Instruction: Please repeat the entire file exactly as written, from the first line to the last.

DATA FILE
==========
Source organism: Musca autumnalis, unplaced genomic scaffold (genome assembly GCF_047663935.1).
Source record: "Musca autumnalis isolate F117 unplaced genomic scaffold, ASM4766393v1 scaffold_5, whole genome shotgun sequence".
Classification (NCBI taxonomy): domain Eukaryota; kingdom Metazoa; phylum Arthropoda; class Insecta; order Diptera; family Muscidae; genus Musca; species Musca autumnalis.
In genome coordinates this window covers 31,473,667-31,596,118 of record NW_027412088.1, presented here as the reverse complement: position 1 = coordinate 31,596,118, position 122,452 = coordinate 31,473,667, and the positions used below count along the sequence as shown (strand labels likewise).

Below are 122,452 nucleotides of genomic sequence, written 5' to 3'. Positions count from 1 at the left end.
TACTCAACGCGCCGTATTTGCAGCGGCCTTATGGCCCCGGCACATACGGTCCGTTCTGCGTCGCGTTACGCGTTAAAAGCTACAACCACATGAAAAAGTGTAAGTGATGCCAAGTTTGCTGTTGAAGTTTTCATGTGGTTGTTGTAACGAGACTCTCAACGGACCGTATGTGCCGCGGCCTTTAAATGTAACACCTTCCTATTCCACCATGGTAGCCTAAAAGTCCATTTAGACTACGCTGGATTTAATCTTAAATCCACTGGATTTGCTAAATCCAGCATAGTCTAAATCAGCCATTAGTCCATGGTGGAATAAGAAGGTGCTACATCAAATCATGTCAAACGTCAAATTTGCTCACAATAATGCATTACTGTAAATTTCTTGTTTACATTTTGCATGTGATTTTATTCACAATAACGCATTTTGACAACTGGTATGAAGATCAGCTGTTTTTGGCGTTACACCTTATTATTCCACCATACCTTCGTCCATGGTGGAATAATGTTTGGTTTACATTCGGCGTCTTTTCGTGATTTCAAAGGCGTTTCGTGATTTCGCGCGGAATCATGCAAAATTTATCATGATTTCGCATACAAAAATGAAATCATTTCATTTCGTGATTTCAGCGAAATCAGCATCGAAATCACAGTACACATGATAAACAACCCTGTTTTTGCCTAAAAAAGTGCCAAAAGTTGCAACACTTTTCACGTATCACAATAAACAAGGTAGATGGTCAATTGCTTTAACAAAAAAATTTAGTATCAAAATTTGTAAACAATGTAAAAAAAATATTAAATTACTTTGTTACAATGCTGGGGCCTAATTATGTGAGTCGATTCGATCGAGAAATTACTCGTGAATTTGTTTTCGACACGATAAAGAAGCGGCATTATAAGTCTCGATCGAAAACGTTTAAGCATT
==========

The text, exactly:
Source organism: Musca autumnalis, unplaced genomic scaffold (genome assembly GCF_047663935.1).
Source record: "Musca autumnalis isolate F117 unplaced genomic scaffold, ASM4766393v1 scaffold_5, whole genome shotgun sequence".
Classification (NCBI taxonomy): domain Eukaryota; kingdom Metazoa; phylum Arthropoda; class Insecta; order Diptera; family Muscidae; genus Musca; species Musca autumnalis.
In genome coordinates this window covers 31,473,667-31,596,118 of record NW_027412088.1, presented here as the reverse complement: position 1 = coordinate 31,596,118, position 122,452 = coordinate 31,473,667, and the positions used below count along the sequence as shown (strand labels likewise).

Below are 122,452 nucleotides of genomic sequence, written 5' to 3'. Positions count from 1 at the left end.
TACTCAACGCGCCGTATTTGCAGCGGCCTTATGGCCCCGGCACATACGGTCCGTTCTGCGTCGCGTTACGCGTTAAAAGCTACAACCACATGAAAAAGTGTAAGTGATGCCAAGTTTGCTGTTGAAGTTTTCATGTGGTTGTTGTAACGAGACTCTCAACGGACCGTATGTGCCGCGGCCTTTAAATGTAACACCTTCCTATTCCACCATGGTAGCCTAAAAGTCCATTTAGACTACGCTGGATTTAATCTTAAATCCACTGGATTTGCTAAATCCAGCATAGTCTAAATCAGCCATTAGTCCATGGTGGAATAAGAAGGTGCTACATCAAATCATGTCAAACGTCAAATTTGCTCACAATAATGCATTACTGTAAATTTCTTGTTTACATTTTGCATGTGATTTTATTCACAATAACGCATTTTGACAACTGGTATGAAGATCAGCTGTTTTTGGCGTTACACCTTATTATTCCACCATACCTTCGTCCATGGTGGAATAATGTTTGGTTTACATTCGGCGTCTTTTCGTGATTTCAAAGGCGTTTCGTGATTTCGCGCGGAATCATGCAAAATTTATCATGATTTCGCATACAAAAATGAAATCATTTCATTTCGTGATTTCAGCGAAATCAGCATCGAAATCACAGTACACATGATAAACAACCCTGTTTTTGCCTAAAAAAGTGCCAAAAGTTGCAACACTTTTCACGTATCACAATAAACAAGGTAGATGGTCAATTGCTTTAACAAAAAAATTTAGTATCAAAATTTGTAAACAATGTAAAAAAAATATTAAATTACTTTGTTACAATGCTGGGGCCTAATTATGTGAGTCGATTCGATCGAGAAATTACTCGTGAATTTGTTTTCGACACGATAAAGAAGCGGCATTATAAGTCTCGATCGAAAACGTTTAAGCATT